Professor Alfred Christy, Professor of Chemistry, Agdar University, Norway, visited Sri Lanka on 14th March, 2018, landing at the Katunayake International Airport, Colombo, Sri Lanka at 23.45 hour. Despite his very late arrival on the 14th, he started to leave Colombo in the early morning to reach Peradeniya at around 10.30 am. He was well received by the Dean of the Faculty of Science, Director of the Postgraduate Institute of Science, Heads of Departments of Chemistry and Physics, his research collaborators Professors R.M.G. Rajapakse and G.R.A. Kumara, academic staff members of Chemistry and Physics Departments, Invited Academic Staff Representative from Newly-established UVA-Wellassa University of Sri Lanka, Postgraduate Students and Undergraduate students of the two departments. Despite the unsettled status of Kandy that was prevailed recently and that academic programmes of all Sri Lankan Universities are hampered by the Trade Union Action of the University Non-academic Staff, there were over 100 people attended the programme since academic staff members of the both departments, postgraduate and special degree undergraduate students found that the topic of his presentation is not only interesting but also highly valuable to their R&D programmes. After a brief meeting over tea at the Office of the Head, Department of Chemistry, Professor Christy gave a very valuable lecture on Application of Near Infrared Spectroscopy in Investigating Adsorbed Water in Silica, Carbohydrates and Titania, at the Chemistry Auditorium where the whole auditorium was full of participants. Professor R.M.G. Rajapakse invited him to give his presentation after reading his credentials and making the audience aware of the high calibre achievements of Professor Christy and rewards and honours awarded to him nationally and internationally. Professor Christy talked about Applications of Near Infrared Spectroscopy in identifying adsorbed, hydrogen-bonded and loose water molecules on silica nanoparticles, carbohydrates and titania nanoparticles. He presented his lecture in very clearly in easy-to-understand manner explaining all the important points very clearly for even a non-chemist to understand the concepts and arriving at conclusions through results he has obtained. He has also stressed the importance of derivative spectra such as first-derivative, second-derivative, third-derivative and fourth-derivative spectra in obtaining clear bands and resolving merged bands into their individual components. The entire audience found that the lecture was highly impressive and useful. The lecture was followed by a question time where Professor Christy was bombarded with questions. One of the most important problems in making glass superhydrophobic is to increase surface hydroxyl groups and professor Christy gave a very valuable idea to do so. Physicists who are working on ionically-conducting polymers and their applications in gel-polymer electrolyte based dye-sensitized solar cells had the problem of characterizing alumina they use in these systems. Professor Christy promised to work on alumina nanoparticles also. Professor Christy also revealed the possibility of accommodating two researchers in his research group for a short term such as three months to carry out joint research studies through the NOPRAT Programme. We are planning to send two Research Assistants to work with him in the near future.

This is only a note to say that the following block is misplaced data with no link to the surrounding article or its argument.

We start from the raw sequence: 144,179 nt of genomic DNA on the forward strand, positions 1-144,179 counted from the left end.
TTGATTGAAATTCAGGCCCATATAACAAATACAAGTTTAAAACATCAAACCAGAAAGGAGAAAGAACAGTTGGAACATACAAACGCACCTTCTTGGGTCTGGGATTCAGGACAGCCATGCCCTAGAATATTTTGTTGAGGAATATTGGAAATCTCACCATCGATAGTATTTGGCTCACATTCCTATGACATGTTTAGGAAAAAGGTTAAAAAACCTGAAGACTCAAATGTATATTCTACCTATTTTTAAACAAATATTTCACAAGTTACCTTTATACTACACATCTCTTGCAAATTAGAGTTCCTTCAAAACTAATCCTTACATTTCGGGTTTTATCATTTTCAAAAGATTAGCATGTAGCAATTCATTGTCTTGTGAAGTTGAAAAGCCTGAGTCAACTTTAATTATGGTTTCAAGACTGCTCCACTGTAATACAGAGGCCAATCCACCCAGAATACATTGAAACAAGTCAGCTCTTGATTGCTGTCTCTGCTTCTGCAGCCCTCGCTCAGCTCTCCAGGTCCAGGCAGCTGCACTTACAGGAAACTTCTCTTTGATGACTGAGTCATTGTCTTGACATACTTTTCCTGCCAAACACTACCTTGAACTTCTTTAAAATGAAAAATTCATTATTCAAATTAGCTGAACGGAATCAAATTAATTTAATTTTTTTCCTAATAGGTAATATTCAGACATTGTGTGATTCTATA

Second Session was on Photoelectrochemical Hydrogen Generation. Two Research Students of Professor R.M.G. Rajapakse and Professor G.R.A. Kumara presented their results on Phton Upconversion Based Hydrogen Generation where Mr. R.B.D.S. Rajapakshe discussed Nb(V)-doped, Ag quantum dot attached TiO2 nanowires he synthesized in harvesting UV and Visible portions and getting near IR upconverted to visible light for faster generation of hydrogen from water. His presentation was accompanied with a video of his experiments showing fast generation of hydrogen from water in the dark. Mr. Asitha Udayana Malikaramage spent six months already at the Research Group of Professor V. Dhayalan of Western Norway University who discussed his results obtained there where he has prepared Ir-doped TiO2 nanoparticles and extensively characterized. Using methanol as the sacrificial hole scavenger he has shown a durable hydrogen degeneration system overcoming processes responsible for the slowing down of hydrogen generation reaction. He showed continuous hydrogen generation over 48 h and reusability of the catalyst over and over again. Professor Christy and the audience were highly impressed with results obtained so far and stressed the importance of continuing this research through our collaborations. Professor Christy also revealed his interest in helping the newly established Uva-Wrllassa University to improve their Technology Degree Programmes. He is of the hope that the delegates who will be visiting the International Conference on Clean Energy in May-June would be able to visit this University to give some Invited Lectures and to get them included in the programme to help develop their University also.

Professor Christy left the Department at around 3.30 pm after the generous lunch offer of Professor G.R.A. Kumara.  Professor Christy’s visit was a very successful academic and social visit where he met his colleagues and teachers who were with him during his undergraduate career at this Department recalling nice memories of their time.


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